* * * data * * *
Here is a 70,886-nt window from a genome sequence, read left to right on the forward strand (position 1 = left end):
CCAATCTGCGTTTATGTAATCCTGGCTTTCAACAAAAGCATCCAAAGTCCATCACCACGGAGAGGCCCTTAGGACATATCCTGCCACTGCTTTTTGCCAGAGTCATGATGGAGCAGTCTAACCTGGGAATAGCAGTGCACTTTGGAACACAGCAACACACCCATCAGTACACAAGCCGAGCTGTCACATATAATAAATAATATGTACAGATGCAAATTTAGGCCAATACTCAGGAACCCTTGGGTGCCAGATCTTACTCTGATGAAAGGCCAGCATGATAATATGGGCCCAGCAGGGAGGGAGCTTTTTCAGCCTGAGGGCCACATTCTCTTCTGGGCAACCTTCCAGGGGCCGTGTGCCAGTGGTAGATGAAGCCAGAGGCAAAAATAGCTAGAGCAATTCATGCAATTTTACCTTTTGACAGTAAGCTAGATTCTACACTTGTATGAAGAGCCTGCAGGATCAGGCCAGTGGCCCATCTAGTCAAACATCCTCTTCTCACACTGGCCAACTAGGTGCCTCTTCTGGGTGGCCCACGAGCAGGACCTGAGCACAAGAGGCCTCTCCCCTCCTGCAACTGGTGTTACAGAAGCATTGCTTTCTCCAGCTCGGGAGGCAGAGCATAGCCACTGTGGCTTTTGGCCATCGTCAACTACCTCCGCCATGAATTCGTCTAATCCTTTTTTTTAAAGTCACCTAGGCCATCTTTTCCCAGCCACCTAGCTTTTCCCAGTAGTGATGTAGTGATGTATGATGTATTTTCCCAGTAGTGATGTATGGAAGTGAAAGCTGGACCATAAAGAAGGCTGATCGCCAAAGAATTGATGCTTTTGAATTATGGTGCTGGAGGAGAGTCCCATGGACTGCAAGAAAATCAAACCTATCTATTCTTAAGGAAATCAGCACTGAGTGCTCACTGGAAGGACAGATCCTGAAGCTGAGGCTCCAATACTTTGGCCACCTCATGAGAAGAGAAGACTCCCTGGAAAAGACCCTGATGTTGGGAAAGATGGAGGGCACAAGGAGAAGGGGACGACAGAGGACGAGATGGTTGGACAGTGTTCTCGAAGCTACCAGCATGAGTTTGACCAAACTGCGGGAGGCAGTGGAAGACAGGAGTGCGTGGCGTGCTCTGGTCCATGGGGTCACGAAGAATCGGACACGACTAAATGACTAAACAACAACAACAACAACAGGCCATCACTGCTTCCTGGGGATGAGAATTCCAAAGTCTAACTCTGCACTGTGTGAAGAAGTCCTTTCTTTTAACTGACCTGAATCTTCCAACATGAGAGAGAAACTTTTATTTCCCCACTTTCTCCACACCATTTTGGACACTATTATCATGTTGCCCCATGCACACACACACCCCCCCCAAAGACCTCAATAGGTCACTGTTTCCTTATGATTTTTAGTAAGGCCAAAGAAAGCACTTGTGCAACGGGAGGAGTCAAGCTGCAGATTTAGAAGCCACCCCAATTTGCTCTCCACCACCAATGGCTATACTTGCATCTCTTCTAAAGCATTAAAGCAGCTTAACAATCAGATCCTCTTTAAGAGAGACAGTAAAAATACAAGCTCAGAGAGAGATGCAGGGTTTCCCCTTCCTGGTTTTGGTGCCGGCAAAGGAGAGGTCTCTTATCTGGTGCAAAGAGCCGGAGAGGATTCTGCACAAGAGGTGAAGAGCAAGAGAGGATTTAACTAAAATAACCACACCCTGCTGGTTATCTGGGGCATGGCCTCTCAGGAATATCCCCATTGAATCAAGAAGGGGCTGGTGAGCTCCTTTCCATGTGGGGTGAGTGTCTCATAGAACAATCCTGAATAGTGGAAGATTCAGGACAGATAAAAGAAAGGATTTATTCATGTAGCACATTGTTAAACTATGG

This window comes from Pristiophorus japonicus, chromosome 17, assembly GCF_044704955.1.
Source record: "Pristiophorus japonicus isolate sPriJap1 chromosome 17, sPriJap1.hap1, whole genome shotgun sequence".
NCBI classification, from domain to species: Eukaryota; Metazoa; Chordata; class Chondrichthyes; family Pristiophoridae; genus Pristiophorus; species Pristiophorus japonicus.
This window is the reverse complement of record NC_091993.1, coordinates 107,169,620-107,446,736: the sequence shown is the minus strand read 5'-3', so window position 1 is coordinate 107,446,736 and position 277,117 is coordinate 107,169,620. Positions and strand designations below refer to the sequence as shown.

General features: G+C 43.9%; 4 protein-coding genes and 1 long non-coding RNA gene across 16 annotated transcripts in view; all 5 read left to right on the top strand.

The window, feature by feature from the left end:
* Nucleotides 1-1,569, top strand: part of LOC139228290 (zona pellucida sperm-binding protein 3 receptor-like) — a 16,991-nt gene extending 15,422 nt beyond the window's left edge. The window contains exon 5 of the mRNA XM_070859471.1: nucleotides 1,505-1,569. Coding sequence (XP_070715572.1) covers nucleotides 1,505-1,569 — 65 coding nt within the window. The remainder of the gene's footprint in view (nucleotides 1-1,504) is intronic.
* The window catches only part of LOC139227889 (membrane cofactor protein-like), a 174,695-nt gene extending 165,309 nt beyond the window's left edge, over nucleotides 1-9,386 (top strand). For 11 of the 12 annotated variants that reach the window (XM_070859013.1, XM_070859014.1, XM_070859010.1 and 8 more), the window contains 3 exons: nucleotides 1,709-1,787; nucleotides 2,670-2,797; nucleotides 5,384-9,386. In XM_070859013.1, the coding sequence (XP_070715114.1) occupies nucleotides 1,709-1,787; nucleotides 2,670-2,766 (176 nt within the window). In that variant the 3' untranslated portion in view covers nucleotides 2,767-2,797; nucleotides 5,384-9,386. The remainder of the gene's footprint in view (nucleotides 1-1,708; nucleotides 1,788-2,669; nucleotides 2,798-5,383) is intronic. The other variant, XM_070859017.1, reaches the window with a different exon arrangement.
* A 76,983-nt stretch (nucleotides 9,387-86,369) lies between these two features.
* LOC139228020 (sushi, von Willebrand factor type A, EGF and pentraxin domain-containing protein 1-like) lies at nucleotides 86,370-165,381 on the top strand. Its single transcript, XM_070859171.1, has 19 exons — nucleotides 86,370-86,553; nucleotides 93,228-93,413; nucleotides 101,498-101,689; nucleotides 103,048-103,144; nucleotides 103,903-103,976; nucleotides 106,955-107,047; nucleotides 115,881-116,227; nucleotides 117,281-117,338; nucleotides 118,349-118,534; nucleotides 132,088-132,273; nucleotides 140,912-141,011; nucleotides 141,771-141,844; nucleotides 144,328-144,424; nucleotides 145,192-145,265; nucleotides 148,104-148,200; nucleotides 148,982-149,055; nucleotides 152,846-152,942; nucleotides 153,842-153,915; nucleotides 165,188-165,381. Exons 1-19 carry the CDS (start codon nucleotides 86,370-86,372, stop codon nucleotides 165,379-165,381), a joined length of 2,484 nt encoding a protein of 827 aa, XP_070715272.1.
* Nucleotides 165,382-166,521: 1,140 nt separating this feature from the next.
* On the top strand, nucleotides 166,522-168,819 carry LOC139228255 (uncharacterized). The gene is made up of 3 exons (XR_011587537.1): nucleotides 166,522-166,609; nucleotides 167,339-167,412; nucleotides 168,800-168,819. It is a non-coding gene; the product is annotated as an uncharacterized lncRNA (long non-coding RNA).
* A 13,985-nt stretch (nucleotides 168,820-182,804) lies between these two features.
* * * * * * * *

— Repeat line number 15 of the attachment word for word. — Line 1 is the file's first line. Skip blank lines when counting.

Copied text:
* A 13,985-nt stretch (nucleotides 168,820-182,804) lies between these two features.